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Registration: Interim

Interim 2011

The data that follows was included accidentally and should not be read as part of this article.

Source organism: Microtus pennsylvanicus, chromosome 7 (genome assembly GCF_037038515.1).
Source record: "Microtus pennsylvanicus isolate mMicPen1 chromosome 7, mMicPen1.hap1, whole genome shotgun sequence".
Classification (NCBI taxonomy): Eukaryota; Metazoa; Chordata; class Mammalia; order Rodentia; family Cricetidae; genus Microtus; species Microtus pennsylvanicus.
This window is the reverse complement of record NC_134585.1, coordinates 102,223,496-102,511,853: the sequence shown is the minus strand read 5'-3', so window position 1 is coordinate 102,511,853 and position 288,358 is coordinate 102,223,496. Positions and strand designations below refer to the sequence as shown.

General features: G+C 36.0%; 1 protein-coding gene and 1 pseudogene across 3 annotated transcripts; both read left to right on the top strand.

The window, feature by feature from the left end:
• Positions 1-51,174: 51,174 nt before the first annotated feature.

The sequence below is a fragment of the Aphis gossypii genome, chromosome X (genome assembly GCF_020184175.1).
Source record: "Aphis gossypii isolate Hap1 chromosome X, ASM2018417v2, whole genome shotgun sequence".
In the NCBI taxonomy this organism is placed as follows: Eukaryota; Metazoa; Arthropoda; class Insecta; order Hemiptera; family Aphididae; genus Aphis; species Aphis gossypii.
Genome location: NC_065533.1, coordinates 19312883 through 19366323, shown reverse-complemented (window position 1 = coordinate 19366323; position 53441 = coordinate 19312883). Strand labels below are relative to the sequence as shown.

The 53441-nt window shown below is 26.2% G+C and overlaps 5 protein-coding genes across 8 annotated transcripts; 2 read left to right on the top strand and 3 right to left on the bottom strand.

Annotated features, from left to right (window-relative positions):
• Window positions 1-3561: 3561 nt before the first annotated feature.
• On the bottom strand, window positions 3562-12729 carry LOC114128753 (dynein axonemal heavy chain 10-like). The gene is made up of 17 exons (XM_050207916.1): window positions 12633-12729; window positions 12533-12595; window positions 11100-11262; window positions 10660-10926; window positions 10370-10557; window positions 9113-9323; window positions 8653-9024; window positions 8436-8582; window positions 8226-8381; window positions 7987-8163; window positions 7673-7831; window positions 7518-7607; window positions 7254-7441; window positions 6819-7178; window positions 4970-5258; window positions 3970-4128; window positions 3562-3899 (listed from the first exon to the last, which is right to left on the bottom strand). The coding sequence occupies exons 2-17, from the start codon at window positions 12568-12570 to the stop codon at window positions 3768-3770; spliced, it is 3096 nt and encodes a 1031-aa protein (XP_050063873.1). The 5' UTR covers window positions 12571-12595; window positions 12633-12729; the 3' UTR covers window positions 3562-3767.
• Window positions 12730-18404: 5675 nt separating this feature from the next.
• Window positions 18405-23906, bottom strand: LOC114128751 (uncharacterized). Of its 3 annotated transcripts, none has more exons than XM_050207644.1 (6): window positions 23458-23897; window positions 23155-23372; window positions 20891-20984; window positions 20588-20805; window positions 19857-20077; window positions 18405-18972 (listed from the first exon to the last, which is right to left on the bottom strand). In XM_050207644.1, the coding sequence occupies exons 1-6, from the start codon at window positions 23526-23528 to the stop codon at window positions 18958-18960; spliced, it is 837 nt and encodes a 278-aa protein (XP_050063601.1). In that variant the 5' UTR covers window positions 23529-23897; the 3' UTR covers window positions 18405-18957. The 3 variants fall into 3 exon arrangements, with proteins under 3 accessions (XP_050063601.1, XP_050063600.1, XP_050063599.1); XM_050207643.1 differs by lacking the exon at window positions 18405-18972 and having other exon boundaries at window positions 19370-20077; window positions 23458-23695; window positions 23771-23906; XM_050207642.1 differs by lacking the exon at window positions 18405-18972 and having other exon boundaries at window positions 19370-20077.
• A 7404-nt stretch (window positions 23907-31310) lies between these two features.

W80/IDIS W85 Biophysics.  Biophysics is a growing discipline in which the tools of physics are used to elucidate biological systems.   The course covers a broad spectrum of topics, including why ants can easily lift many times their own weight, how bees fly, why the cells of an elephant are the same size as those of a chipmunk, and why cats have a higher survival rate when dropped from taller heights. An additional feature of the course is that no calculators are used.  All results are achieved by estimation, with a focus on learning the art of approximation. The class is highly participatory and the hope is that students will make the application of physical reasoning to biophysical systems their own, so that they can draw on this skill in the future.   In addition to the above items, there is also a section devoted to the construction of simple biophysical simulations using the open source software package Sage, though no previous experience is required.  Objectives: Be able to apply the laws of physics and physical reasoning to biological systems.  Develop the art of estimation.  Run computer simulations of biological systems.  Evaluation will be based on homework, tests and labs.  This course may be used as an elective in the Biology major. Prerequisites: The course is designed to be accessible to any student with at least a semester of algebra based college physics or a year of algebra based high school physics. P. Harper.  2:00 p.m. to 5:00 p.m.